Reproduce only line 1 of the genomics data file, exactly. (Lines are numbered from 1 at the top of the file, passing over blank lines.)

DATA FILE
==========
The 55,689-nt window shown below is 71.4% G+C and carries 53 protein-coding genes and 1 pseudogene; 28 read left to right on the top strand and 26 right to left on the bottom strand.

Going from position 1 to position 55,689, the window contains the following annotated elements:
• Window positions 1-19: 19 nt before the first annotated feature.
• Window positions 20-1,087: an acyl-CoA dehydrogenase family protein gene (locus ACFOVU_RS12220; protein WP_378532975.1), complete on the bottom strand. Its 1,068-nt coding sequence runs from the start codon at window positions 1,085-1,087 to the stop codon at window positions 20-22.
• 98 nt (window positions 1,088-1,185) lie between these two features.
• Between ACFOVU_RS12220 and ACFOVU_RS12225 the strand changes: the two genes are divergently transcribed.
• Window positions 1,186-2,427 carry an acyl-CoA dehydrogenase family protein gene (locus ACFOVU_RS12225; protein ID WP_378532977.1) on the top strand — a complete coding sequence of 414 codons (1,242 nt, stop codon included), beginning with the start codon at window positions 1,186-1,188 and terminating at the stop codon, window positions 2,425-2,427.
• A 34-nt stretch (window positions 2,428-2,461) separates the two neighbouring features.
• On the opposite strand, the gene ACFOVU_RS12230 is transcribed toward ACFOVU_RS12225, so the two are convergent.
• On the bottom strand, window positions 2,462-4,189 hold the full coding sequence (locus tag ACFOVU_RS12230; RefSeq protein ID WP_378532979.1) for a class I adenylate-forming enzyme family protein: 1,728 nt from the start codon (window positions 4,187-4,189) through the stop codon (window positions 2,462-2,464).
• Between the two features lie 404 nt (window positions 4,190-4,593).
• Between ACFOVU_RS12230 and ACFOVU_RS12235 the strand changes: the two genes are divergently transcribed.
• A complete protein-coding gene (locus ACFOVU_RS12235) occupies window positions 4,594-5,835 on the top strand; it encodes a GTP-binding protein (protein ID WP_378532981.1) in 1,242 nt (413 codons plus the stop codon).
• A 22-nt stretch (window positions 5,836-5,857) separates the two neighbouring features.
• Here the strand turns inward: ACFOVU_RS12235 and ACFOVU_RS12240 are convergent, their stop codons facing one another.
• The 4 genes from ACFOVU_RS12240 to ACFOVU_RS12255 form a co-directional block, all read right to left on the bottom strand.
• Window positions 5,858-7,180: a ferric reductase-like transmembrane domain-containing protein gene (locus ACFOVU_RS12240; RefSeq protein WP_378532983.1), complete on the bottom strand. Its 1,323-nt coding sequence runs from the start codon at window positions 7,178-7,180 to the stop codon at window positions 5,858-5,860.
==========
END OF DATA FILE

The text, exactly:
The 55,689-nt window shown below is 71.4% G+C and carries 53 protein-coding genes and 1 pseudogene; 28 read left to right on the top strand and 26 right to left on the bottom strand.